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Thursday, September 22, 2011


Our first famine baby to reach Kijabe. Drought and war have interrupted the tenuous cycle of survival in NE Kenya and across her border in Somalia. Food prices have risen dangerously across the region, even though we are a decent distance from the most affected areas. But this week, in the wee hours of the morning, an aid agency dropped this tiny malnourished 3 month old off in our casualty department. Ayub was born in our neighboring chaotic country, 8th child in the family. Three had already died in their first months of life, so this time when his parents saw that he had a defect in his spine and was frail, they decided to trek to Dhaddab, a huge refugee-camp-tent-town on the Kenya side of the border. He was hospitalized there and then transferred to Kijabe wasted, infected, pencil-thin, and irritable, with pneumonia on top of his neurologic and nutritional issues. We stabilized him and began to uncover his underlying problems, which have affected his brain and make his prognosis very poor. But no child should die of hunger, and feeding is one thing we can do while we wait to see what God will heal in the rest of his body.

In contrast, a few meters away, five hundred bright promising multinational children study and play, learn and grow. This is Julia's class last week, and this morning about 30 of them showed up at our house for prayer and cinnamon rolls (a holy combination). They are the future of Africa, and our world, kids with hearts for the poor and with the physical and mental advantages to effect change. At first glance the gap between an RVA student and Ayub seems to be an immeasurably impossible chasm, and we walk the edge between these two worlds, back and forth, hour by hour.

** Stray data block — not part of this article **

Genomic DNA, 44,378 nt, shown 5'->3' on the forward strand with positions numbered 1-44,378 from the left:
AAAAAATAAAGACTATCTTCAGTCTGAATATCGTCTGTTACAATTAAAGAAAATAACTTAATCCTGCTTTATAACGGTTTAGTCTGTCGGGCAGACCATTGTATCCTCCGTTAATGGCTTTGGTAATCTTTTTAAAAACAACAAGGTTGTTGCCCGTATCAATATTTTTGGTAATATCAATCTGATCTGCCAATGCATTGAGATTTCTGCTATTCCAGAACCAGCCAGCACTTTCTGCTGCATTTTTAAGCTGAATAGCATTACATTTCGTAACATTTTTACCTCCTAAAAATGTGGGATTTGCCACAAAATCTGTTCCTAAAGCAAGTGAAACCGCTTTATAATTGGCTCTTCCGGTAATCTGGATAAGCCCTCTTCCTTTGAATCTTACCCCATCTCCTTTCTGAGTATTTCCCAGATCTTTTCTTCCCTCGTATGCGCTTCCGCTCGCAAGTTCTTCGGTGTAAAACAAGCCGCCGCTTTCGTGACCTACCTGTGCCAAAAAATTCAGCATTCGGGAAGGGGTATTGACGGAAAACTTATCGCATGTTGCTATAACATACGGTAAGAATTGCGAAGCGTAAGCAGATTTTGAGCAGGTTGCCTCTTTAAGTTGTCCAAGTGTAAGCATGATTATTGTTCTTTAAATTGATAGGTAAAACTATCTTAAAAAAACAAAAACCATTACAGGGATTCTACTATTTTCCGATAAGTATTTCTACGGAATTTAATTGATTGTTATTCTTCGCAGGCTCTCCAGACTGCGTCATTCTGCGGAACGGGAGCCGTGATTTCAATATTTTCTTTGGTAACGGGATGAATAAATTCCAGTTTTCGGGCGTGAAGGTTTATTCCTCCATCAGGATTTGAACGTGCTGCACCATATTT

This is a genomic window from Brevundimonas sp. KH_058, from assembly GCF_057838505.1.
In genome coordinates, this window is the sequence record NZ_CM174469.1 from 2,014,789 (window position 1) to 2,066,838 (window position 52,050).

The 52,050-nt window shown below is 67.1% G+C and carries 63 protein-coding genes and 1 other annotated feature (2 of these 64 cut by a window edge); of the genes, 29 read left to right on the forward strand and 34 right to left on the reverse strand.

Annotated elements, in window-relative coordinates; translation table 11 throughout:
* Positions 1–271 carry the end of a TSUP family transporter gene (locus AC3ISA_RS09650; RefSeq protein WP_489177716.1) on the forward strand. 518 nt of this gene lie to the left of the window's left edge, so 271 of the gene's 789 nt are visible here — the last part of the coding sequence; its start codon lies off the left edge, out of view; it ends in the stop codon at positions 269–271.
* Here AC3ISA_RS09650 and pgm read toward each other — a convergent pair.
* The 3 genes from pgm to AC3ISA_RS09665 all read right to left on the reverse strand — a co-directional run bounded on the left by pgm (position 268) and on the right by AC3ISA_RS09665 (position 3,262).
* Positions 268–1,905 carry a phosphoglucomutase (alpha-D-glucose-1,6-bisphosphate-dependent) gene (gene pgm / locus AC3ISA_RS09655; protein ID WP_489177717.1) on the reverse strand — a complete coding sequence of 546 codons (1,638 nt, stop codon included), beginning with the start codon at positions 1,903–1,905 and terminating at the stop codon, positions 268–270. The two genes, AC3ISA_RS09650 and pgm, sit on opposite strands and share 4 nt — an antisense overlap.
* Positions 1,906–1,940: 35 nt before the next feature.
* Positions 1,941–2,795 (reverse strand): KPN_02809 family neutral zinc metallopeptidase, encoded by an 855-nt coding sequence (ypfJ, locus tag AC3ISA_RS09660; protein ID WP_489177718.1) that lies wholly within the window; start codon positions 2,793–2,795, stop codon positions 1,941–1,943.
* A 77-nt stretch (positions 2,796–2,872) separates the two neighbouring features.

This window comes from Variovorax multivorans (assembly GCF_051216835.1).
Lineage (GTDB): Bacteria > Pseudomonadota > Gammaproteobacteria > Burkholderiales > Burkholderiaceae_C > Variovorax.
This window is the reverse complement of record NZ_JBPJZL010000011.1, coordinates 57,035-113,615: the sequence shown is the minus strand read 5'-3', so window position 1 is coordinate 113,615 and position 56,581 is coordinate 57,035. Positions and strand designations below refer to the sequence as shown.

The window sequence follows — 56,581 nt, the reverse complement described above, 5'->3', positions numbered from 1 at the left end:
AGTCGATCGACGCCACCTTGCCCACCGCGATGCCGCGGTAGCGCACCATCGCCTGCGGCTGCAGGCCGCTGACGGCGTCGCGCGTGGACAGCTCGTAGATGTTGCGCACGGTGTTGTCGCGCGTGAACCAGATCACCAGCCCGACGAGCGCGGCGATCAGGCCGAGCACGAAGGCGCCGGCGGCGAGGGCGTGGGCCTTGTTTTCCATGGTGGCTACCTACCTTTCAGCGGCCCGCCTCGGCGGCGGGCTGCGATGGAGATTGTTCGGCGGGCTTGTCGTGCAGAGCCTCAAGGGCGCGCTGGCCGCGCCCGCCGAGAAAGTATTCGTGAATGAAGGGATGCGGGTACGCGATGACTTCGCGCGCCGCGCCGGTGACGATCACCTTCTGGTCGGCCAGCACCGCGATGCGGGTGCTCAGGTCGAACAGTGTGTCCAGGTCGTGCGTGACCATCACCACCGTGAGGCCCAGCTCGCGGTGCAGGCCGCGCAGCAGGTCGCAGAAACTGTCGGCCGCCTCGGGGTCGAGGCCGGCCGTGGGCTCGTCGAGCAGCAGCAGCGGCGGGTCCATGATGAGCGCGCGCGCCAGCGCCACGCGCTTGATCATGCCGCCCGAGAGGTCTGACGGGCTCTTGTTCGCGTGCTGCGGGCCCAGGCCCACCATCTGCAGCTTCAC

And yet there is a common thread of experience which ties us all together, that of suffering. I think the strong turnout this morning was related to the tragic events of the week at RVA. One of our student health nurses, Loren Harrison, father of 8, died Thursday morning. He was in America this term for a short HMA while his 4th kid started college (3 older are fairly grown, 4 younger are students in elementary to high school). Sunday he had a headache and collapsed, and it turned out that he had massive intracranial bleeding from a cerebral aneurysm (abnormal blood vessel) that had been a dangerous silent threat and then finally burst. In spite of being near a good medical center in MN for care, in spite of being only 51, his life on this earth ended on Thursday. Loren was a man of constant good humor and cheer, who stood in as a father and strength for countless sick students as he worked here for the last decade. This is a small and close community, and such a loss reverberates throughout the students and staff.

We read Romans 8:17 this morning. As heirs of glory we are also heirs of suffering, walking the same path that Jesus did. It always comes as a surprise that godly people who serve others would suffer, even die. Yet if this was required of Jesus, how can we expect anything less?

So today as we prayed for the kids, and as I watch Ayub's mother stranded in this unfamiliar hospital days from home, surrounded by people whom she can not understand at all, I can only ask that the suffering brings us nearer to Jesus, makes us more aware of where He walked, and more complete in Him in the process.

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